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Green IT, Really

 
 
 
 
 
 
 
 

by Samuel Greengard

Let's face it, a couple of years ago it wasn't the least bit fashionable to be a tree hugger in the corporate world. Unless you were Patagonia, Seventh Generation or some other granola-chomping entity with an image inextricably linked to environmentalism, the idea of choosing green over profits seemed patently absurd.

Sure, if you could save a few dollars by going green it made sense. But green for the sake of green? That was a laughapalooza of epic proportions. Any C-level executive would tell you it was...A. Really. Dumb. Idea.

Fast forward to 2010. A massive spike in energy prices, a recession that has made frugal fashionable, and a shift in public sentiment to embrace a greener lifestyle has convinced more than a few companies to rethink things. Not surprisingly, IT departments are at the center of this greenswell.

Sure, it's possible to trim costs by adopting a more energy efficient business and computing infrastructure. There's nothing wrong with this. An organization can benefit immensely by constructing greener buildings, building better data centers, and deploying energy efficient PC's and servers. Green technology has matured and ideas that seemed fringe a couple of years ago are now entering the mainstream.

Yet there's more going on here. As Stephen Singh, a consultant in PwC's CIO Advisory Practice puts it: "Corporate social responsibility has moved beyond one and done. Organizations, and IT departments, are recognizing that shareholders and customers judge them based on their environmental performance. The entire situation has been transposed."

The bottom line? Green for PR's sake alone is dead. Customers and shareholders see through it like a wet bikini on a Sports Illustrated swimsuit model. Sure, there's nothing wrong with publicizing what a company is doing to save energy and reduce its carbon footprint, but it better have green at heart.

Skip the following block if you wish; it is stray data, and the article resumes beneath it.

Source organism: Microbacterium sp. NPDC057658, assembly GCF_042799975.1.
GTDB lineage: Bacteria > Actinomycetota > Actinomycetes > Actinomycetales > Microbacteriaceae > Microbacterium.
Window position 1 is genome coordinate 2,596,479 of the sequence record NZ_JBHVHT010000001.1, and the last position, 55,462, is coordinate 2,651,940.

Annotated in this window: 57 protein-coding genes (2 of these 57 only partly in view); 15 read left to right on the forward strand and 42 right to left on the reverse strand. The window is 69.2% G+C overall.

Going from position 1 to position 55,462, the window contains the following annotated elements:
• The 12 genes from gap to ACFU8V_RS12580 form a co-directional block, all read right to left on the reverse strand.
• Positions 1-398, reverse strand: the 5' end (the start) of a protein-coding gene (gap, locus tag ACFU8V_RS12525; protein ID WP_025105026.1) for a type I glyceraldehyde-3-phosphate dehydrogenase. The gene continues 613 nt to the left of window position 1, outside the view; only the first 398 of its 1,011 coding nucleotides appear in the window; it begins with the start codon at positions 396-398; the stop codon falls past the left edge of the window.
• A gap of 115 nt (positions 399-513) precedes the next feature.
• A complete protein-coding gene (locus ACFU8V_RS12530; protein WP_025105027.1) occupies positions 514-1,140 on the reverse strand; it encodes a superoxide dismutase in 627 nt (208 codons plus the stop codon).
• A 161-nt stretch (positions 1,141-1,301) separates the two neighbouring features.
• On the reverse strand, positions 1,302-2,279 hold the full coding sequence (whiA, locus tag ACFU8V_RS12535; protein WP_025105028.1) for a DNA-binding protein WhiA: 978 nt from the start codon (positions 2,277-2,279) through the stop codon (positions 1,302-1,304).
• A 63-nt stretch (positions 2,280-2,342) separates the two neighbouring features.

In fact, the list of companies going green is expanding quickly. Hewlett-Packard, Nike, Dell, Starbucks, Tesco, Intel, Johnson & Johnson and others are redefining the concept in a major way. Many others are following suit and looking for ways to lock down cost savings while showcasing their environmental awareness. For a 2009 report card click here.

The upshot? IT executives need to ponder every opportunity and dismiss nothing. Green roofs? Check. Rainwater cooling systems for data centers? Check. Wind farms and solar panels? Check. Smart lighting systems? Check. And don't forget blade servers, virtualization and whatever else can eek out additional energy savings. Here's a sample of what Google is doing.

But remember this too: it's not just about direct cost savings and ROI. It's also about public image. Organizations that don't understand the value of this intangible asset are likely to wind up breathing the fumes of other companies passing them by. Worse, these dinosaurs probably won't have a clue how they got left behind.

Whoever thought that corporate social responsibility and green could become bed buddies with IT and the corporate world? Interesting times create interesting situations. Embrace the concept!